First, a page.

Saturday, December 10, 2011

a travel book by its cover

In conjunction with a list of a hundred "most celebrated travel books", the travel writing site World Hum included a slide show of “Five Great Travel Book Covers”.

They are all nice covers, but none of them have the dramatic or evocative impact that we are accustomed to on the dust jacket of a novel.

Looking through my own bookcase, I find a similar situation.  The covers are much too earnest, much too concrete to the traveler and his journey.  Too many are based on photographs taken on the spot and carry the suggestion that what is important in the book is the place visited and not the writing or perhaps not even the travel in getting there.  And if the writer is not someone I know and want to read  --  or he didn’t go someplace that I am currently interested in  --  I am unlikely to pick up the book.

Better is the approach of the Oxford cover for Abroad: British Literary traveling between the wars, by Paul Fussell, with its massive looming black bulk of an ocean liner seen from water level, like one of those 1930s posters.  Or Little, Brown’s cover for Evelyn Waugh’s When the Going Was Good, showing Waugh, tweedy, with a pipe and glass of porter in an armchair, staring out impishly, as if he were thinking of something fiendishly clever and is obviously the sort of person whose stories you would like to hear, wherever he had gone.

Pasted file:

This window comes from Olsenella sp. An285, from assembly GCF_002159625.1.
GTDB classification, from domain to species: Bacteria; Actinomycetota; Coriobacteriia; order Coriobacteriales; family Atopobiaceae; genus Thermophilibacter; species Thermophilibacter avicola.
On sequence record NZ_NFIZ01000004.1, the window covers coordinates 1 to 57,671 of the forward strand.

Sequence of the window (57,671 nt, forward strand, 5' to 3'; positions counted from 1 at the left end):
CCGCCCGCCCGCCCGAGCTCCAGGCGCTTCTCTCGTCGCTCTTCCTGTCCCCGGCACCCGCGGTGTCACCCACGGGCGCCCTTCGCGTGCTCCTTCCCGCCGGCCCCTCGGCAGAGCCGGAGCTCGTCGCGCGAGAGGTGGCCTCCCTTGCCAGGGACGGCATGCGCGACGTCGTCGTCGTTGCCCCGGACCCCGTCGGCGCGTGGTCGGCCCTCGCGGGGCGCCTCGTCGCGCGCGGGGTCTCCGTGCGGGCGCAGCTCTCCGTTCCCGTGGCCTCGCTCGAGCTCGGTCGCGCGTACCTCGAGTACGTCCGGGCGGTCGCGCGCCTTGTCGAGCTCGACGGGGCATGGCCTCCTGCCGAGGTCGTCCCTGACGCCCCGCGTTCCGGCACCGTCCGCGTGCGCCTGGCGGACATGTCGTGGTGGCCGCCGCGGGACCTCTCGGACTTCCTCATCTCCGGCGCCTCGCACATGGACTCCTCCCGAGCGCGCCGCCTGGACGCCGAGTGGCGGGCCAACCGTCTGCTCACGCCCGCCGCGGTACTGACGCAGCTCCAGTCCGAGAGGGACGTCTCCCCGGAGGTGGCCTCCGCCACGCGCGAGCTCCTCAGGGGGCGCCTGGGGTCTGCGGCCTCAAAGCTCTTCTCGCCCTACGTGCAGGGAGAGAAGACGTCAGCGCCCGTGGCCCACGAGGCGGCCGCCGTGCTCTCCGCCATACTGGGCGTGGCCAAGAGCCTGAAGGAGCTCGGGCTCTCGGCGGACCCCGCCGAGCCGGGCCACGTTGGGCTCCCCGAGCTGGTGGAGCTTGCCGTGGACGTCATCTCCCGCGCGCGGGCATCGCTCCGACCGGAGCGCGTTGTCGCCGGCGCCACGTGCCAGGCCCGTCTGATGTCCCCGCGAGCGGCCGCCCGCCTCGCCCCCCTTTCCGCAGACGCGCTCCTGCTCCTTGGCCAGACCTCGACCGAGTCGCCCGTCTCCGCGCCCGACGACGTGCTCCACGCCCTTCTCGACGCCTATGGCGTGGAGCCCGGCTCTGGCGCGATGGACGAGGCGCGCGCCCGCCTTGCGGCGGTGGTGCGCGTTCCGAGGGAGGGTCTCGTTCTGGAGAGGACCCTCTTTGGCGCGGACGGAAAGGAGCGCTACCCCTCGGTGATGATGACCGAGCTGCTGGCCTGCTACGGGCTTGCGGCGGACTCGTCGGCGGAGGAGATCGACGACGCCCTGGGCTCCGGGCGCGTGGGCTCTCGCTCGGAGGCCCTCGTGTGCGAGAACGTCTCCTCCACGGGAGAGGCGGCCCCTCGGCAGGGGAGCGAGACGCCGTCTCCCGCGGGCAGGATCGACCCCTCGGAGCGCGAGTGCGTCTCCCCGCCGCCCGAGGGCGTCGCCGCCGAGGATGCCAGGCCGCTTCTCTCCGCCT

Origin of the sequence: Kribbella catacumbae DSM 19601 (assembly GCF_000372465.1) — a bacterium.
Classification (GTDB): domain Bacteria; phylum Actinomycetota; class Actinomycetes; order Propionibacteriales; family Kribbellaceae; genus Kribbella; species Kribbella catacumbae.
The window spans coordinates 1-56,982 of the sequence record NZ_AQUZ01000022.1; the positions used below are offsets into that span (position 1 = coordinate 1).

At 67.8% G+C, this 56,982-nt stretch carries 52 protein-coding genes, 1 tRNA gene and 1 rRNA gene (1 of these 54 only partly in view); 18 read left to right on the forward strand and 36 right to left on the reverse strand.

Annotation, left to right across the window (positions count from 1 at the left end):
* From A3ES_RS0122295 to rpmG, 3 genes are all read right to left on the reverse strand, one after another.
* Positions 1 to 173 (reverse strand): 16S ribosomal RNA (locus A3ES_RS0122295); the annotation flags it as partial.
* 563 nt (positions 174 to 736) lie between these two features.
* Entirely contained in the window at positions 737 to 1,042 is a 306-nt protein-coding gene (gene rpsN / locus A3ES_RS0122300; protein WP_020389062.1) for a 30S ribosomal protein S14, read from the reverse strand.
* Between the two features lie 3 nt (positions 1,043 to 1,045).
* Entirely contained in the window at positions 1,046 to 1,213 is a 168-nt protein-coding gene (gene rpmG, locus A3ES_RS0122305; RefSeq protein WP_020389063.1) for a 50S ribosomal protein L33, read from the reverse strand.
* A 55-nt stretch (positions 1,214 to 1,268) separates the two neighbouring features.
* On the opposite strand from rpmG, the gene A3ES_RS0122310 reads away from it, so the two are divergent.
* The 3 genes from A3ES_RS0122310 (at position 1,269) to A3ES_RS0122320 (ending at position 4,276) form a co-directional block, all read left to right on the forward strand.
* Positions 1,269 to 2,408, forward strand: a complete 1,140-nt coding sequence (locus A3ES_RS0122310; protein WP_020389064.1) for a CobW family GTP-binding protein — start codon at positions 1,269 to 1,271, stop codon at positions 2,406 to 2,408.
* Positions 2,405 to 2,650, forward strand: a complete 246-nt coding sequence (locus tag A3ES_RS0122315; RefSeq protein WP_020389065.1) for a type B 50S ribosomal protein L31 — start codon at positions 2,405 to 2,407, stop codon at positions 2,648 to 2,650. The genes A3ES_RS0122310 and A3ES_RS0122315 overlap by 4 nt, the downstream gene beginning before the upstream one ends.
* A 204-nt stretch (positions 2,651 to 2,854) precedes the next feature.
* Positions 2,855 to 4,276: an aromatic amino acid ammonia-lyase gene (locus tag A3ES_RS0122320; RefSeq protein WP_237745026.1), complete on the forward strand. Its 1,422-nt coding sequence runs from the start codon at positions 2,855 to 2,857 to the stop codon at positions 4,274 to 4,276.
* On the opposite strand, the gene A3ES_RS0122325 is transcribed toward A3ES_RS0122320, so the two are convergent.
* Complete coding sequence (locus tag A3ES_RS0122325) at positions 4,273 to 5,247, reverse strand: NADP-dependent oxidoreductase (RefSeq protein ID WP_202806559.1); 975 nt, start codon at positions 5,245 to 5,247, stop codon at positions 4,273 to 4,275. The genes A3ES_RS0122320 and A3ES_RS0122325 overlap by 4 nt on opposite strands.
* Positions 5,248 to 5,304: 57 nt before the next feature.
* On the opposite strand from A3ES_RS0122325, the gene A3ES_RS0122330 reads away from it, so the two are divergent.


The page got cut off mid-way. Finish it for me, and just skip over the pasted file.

Perhaps the cover of a travel book presents some peculiar difficulty, some restraint on the imagination not present in the cover art of a novel.  Some writers, it is said, think about the design of their cover before they even write anything, much as they imagine themselves being interviewed fawningly on NPR, but I confess that I have no idea what a dust jacket for my own writing might look like, though I don't think my subject matter gives itself much to photography.  That's what publishers used to get paid for.

[The link above apparently doesn't work anymore, but you won't miss much by not seeing it, which was pretty much the point I was making.   But look at <worldhum> anyway; it's a nice site.]

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